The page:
In the political arena, Pence was a Democrat. His heroes were fellow Irish American John F. Kennedy and Martin Luther King Jr. But as the Democratic Party fully embraced abortion, the man who grew up a staunch Catholic found himself feeling betrayed.

After voting for Jimmy Carter in 1980, he became attracted to the politics of Ronald Reagan. He never looked back.

After two failed campaigns for Congress, Pence won election in 2000 and served in the House of Representatives until 2011. He proved himself a man of convictions, not a political opportunist, and threw his support behind the Tea Party Movement. He declared he was willing to shut down the federal government in the fight to defund Planned Parenthood, the IndyStar reported.

Pence at Hanover College

In 2013, he was elected governor of Indiana and implemented tax cuts and education initiatives that brought prosperity to the state and surplus to the state budget. He signed bills to restrict abortion, including one that prohibited abortion for race, gender or disability.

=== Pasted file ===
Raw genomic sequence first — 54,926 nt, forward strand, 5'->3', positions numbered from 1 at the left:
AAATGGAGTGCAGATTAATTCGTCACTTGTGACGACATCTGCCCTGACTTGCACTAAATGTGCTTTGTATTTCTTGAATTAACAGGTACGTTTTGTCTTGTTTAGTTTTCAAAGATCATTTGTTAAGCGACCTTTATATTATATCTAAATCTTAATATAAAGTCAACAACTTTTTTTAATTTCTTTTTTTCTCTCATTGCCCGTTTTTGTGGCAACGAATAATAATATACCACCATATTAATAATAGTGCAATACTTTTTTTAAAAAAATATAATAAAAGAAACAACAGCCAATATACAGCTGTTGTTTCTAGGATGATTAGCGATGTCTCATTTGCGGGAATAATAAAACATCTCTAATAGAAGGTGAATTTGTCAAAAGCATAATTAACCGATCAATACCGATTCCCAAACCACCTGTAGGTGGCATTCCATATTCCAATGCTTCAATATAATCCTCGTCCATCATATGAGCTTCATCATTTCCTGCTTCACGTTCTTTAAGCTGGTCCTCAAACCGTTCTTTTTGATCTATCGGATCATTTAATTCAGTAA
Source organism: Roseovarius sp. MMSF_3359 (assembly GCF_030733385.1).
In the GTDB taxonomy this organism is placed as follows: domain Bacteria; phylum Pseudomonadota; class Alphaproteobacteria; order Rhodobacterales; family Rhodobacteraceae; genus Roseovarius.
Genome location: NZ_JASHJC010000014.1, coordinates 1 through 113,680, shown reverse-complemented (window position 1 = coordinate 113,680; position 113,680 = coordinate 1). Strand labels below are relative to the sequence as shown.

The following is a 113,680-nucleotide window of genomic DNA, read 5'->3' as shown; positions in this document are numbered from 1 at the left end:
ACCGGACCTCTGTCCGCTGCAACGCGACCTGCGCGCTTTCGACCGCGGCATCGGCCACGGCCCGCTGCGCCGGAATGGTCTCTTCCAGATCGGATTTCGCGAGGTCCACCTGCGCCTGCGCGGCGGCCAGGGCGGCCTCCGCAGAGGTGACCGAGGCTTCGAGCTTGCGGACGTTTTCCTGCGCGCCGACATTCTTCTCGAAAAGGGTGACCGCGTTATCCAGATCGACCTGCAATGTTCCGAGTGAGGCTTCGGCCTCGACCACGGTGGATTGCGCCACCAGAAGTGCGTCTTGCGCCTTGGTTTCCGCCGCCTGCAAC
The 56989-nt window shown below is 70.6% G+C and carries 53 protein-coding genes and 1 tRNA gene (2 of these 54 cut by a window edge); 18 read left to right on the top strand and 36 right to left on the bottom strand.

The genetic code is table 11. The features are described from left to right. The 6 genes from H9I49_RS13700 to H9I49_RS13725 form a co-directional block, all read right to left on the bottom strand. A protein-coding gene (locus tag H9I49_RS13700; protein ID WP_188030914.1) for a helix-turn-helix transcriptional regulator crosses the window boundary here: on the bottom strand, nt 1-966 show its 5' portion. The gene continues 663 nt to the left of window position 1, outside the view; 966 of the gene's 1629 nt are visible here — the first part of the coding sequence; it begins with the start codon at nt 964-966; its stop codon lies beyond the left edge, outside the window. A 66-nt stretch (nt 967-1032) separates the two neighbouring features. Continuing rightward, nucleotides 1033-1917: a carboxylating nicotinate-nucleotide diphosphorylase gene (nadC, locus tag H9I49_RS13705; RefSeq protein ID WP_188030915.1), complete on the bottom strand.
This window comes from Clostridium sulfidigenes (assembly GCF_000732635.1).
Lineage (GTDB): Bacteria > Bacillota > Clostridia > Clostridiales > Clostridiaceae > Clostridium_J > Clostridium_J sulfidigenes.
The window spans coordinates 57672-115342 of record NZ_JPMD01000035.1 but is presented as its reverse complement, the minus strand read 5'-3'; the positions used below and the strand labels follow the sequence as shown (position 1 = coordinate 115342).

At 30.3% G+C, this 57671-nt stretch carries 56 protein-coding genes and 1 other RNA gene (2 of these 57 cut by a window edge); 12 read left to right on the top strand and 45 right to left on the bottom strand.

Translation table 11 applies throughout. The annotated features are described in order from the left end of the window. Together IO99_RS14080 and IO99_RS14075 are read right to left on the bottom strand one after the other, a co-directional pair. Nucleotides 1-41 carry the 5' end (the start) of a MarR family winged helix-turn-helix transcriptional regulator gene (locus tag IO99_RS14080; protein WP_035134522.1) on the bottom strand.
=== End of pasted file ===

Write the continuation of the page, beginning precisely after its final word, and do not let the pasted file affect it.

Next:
In 2015, he signed the controversial Religious Freedom Restoration Act, which pushed back against the LBGT communities’ efforts to parallel their agenda with racial rights of the 1960s. He had to weather a hurricane of attacks from the National Collegiate Athletic Association, Apple CEO Tim Cook, and others.

“Pence doesn’t simply wear his faith on his sleeve, he wears the entire Jesus jersey,” observed political columnist Brian Howey from Indiana.

Pence spoke at the March for Life.

Then in 2016, Trump – casting around to shore up a floundering presidential bid – tapped him for the VP spot. Pence was seen as a stabilizing force in the volatile Trump campaign. Pundits repeatedly crowned Clinton as a winner in the presidential debates, but in the VP debates Pence excelled.

When the Washington Post reported on some lewd comments that Trump had made in 2005, Pence stood by his principles: “I do not condone his remarks and cannot defend them,” he said.

Despite Trump’s shocking comments and in spite of the fact that he lost the popular vote, Trump went on to win the presidential election in the Electoral College.